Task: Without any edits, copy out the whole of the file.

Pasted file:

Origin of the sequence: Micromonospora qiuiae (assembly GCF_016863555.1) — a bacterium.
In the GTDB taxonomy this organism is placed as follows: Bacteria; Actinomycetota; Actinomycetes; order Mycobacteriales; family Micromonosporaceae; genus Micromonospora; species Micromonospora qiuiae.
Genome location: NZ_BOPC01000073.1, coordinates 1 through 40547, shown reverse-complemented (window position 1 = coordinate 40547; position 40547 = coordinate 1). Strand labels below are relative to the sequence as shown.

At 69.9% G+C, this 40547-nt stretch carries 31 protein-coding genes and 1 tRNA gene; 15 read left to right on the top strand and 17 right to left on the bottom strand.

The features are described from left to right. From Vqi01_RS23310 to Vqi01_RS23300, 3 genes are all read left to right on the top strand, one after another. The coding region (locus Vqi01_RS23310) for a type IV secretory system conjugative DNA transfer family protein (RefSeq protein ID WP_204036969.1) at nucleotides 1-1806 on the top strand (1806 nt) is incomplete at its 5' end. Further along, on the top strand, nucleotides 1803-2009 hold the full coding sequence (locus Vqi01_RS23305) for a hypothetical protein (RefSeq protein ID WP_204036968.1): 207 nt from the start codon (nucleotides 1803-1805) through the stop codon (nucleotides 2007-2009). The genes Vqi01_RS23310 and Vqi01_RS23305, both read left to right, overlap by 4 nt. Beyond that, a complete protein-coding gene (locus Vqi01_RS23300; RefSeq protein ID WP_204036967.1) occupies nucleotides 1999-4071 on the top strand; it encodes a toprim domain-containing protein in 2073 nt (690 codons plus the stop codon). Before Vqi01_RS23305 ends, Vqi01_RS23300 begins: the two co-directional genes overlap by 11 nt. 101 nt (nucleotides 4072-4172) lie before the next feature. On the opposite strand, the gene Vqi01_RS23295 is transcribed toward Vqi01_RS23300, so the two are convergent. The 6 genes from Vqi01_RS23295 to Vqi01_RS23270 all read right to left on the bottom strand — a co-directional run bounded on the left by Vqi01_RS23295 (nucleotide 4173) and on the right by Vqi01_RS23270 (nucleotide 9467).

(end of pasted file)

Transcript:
Origin of the sequence: Micromonospora qiuiae (assembly GCF_016863555.1) — a bacterium.
In the GTDB taxonomy this organism is placed as follows: Bacteria; Actinomycetota; Actinomycetes; order Mycobacteriales; family Micromonosporaceae; genus Micromonospora; species Micromonospora qiuiae.
Genome location: NZ_BOPC01000073.1, coordinates 1 through 40547, shown reverse-complemented (window position 1 = coordinate 40547; position 40547 = coordinate 1). Strand labels below are relative to the sequence as shown.

At 69.9% G+C, this 40547-nt stretch carries 31 protein-coding genes and 1 tRNA gene; 15 read left to right on the top strand and 17 right to left on the bottom strand.

The features are described from left to right. From Vqi01_RS23310 to Vqi01_RS23300, 3 genes are all read left to right on the top strand, one after another. The coding region (locus Vqi01_RS23310) for a type IV secretory system conjugative DNA transfer family protein (RefSeq protein ID WP_204036969.1) at nucleotides 1-1806 on the top strand (1806 nt) is incomplete at its 5' end. Further along, on the top strand, nucleotides 1803-2009 hold the full coding sequence (locus Vqi01_RS23305) for a hypothetical protein (RefSeq protein ID WP_204036968.1): 207 nt from the start codon (nucleotides 1803-1805) through the stop codon (nucleotides 2007-2009). The genes Vqi01_RS23310 and Vqi01_RS23305, both read left to right, overlap by 4 nt. Beyond that, a complete protein-coding gene (locus Vqi01_RS23300; RefSeq protein ID WP_204036967.1) occupies nucleotides 1999-4071 on the top strand; it encodes a toprim domain-containing protein in 2073 nt (690 codons plus the stop codon). Before Vqi01_RS23305 ends, Vqi01_RS23300 begins: the two co-directional genes overlap by 11 nt. 101 nt (nucleotides 4072-4172) lie before the next feature. On the opposite strand, the gene Vqi01_RS23295 is transcribed toward Vqi01_RS23300, so the two are convergent. The 6 genes from Vqi01_RS23295 to Vqi01_RS23270 all read right to left on the bottom strand — a co-directional run bounded on the left by Vqi01_RS23295 (nucleotide 4173) and on the right by Vqi01_RS23270 (nucleotide 9467).